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mfrese

TIs: Line twists on Icarus mains?

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I asked a TMI at our DZ what the tandem harddeck was after a Spanish TM rode in a blown topcell and was debating to chop it untill 1000 ft (as per a thread on dropzone). I asked: Can you chop a tandem at 1000ft?" i thought tandem reserves opened slower than sport reserves answer: "Yeah! Apperantly you can! But don't do it!"
Turned out that weekend there was a foreign TM at Texel who disconnected one riser at 1000 ft by accident instead of disconnecting the RSL as he wanted to do. He chopped real quick, and the reserve opened in time.

The TM's and the TMI at our DZ said there is no hard deck as such, but tandem reserves can take thousands of feet to open yes. I think most of them have a 3500ft harddeck.

ciel bleu,
Saskia

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Actually, I got that advice from another experienced TM on here after the original post, and I tried it when I had line twists that I was eventually able to kick out of. With dirty, slightly frayed Vectran lines going through 5 line twists, I couldn't pull the steering lines at all. [:/] I probably could have done it if I'd really been determined, but I figured that pulling hard enough to do chin-ups on the toggles was probably not the best way to go. :)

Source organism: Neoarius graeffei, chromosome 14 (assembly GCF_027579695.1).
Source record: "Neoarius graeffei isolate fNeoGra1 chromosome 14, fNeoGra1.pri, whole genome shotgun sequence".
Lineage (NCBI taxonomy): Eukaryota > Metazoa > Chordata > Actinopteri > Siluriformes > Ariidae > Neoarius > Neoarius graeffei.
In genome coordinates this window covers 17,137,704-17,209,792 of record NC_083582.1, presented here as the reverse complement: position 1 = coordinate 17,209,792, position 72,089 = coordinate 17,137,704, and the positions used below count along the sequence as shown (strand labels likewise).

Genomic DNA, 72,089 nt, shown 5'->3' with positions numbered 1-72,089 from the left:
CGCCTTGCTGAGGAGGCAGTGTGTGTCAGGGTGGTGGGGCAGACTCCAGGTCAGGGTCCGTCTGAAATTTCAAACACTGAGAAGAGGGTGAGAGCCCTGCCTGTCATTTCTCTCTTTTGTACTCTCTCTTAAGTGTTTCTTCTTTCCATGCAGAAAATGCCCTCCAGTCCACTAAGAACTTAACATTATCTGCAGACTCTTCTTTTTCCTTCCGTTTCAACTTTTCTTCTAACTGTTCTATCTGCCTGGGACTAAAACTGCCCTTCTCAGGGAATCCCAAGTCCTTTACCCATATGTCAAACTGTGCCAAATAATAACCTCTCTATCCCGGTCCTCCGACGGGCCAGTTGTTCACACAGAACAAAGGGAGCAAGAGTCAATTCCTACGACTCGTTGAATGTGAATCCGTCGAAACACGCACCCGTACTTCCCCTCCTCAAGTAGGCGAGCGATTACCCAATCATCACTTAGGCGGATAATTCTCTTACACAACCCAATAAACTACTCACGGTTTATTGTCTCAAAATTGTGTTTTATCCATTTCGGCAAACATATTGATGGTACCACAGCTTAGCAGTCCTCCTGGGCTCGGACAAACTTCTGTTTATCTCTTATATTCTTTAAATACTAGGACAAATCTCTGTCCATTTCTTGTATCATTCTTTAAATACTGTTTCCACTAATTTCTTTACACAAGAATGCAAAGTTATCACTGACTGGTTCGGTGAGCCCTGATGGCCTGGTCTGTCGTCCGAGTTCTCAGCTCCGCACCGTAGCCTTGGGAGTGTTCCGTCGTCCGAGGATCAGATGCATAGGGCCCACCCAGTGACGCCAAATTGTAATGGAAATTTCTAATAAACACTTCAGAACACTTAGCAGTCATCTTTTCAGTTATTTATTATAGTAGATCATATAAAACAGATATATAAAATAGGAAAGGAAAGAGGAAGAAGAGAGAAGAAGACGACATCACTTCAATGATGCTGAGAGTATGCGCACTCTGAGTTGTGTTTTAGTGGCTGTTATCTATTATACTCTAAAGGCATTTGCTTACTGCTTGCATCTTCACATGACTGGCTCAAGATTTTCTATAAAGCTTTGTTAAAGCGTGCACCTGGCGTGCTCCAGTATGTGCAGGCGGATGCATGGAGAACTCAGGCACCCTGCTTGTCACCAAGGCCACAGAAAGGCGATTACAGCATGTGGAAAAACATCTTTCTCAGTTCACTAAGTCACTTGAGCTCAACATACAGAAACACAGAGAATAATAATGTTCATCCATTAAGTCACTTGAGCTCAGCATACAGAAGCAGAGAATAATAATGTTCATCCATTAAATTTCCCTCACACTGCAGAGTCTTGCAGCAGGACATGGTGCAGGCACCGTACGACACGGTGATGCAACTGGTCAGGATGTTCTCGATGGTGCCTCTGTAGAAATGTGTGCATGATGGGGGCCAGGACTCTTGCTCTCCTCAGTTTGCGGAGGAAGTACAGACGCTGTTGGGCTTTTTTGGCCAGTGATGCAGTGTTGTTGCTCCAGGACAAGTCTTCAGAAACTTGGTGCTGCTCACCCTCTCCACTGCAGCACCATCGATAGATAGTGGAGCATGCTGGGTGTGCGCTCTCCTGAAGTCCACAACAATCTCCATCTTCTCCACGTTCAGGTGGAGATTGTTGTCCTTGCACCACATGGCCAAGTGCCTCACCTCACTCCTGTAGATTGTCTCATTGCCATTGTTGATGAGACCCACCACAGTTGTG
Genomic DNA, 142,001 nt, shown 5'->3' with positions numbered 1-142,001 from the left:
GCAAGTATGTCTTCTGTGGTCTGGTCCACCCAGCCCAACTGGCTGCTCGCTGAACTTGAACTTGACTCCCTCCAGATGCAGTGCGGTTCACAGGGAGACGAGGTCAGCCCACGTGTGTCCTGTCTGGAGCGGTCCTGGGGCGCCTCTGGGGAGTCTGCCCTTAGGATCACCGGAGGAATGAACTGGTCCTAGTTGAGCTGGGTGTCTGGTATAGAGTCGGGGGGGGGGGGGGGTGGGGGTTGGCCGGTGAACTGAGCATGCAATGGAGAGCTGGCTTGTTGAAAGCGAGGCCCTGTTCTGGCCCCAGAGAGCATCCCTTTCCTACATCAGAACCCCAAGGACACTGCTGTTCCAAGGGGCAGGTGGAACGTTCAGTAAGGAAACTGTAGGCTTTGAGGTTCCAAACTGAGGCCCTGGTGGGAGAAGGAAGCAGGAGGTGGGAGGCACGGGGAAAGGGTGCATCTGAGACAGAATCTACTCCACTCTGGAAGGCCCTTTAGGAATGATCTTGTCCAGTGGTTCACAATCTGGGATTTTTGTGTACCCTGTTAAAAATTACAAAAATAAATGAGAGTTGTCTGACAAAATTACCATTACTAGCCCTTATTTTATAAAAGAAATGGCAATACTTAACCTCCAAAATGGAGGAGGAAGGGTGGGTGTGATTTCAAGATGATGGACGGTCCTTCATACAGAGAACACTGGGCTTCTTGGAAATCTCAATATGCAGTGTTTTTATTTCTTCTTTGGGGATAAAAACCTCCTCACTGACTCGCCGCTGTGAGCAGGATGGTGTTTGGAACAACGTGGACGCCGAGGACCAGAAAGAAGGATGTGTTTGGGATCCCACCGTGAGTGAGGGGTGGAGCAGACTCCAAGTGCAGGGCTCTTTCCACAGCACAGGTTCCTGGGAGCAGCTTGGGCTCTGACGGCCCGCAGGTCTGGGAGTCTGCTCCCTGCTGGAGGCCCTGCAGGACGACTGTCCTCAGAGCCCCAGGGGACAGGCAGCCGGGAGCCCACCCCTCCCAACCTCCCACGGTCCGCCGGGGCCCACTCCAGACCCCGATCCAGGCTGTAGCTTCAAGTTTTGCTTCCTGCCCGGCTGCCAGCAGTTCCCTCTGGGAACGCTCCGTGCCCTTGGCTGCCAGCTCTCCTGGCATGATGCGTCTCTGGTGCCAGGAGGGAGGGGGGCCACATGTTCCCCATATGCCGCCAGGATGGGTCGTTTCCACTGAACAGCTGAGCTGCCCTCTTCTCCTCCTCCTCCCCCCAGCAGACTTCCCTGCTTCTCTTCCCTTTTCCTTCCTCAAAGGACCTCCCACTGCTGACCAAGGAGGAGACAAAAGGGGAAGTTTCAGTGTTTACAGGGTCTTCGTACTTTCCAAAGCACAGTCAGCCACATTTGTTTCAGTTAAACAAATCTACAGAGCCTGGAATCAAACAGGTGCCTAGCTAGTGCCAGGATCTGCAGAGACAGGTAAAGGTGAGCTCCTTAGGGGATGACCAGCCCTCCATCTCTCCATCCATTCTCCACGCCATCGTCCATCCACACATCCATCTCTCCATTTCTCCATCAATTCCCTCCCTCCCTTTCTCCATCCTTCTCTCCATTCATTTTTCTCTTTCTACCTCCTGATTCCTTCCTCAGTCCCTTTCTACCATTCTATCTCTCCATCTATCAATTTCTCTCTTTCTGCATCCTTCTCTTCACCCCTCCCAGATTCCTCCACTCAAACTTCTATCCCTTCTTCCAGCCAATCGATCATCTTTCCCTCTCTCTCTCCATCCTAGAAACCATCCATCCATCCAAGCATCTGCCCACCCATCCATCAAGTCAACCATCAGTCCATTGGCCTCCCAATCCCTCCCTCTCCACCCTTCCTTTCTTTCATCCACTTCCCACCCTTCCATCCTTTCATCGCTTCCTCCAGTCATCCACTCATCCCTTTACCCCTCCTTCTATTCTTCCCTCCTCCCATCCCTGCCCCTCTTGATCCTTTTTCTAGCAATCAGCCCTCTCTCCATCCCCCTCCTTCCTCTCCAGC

Doctor I ain't gonna die,
Just write me an alibi! ---- Lemmy/Slash

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Actually, as long as you are pulling the steering line slowly through the twisted lines, it won't cause any problem/damage to the lines; it is of course very hard to pull that toggle because of such tension on the control line. So, in the event of the situation again, go ahead and do a two-handed pull on the toggle and get it down! so that you can un-do that line twist situation. In other words, your figuring that doing the hard pull on the toggle not being the way to go is not correct, it IS the way to go.

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I think good body position at pull time goes a long way.



That's what I keep telling my tandem "students".
But do they listen?
Nah... :)
(& BTW - I chopped a HOP 330 once after an opening that was a bit too sporty for my taste - load them high enough and deploy them in a passenger induced half turn and all of a sudden "low toggle presure with easy landings" lose a lot of their significance...)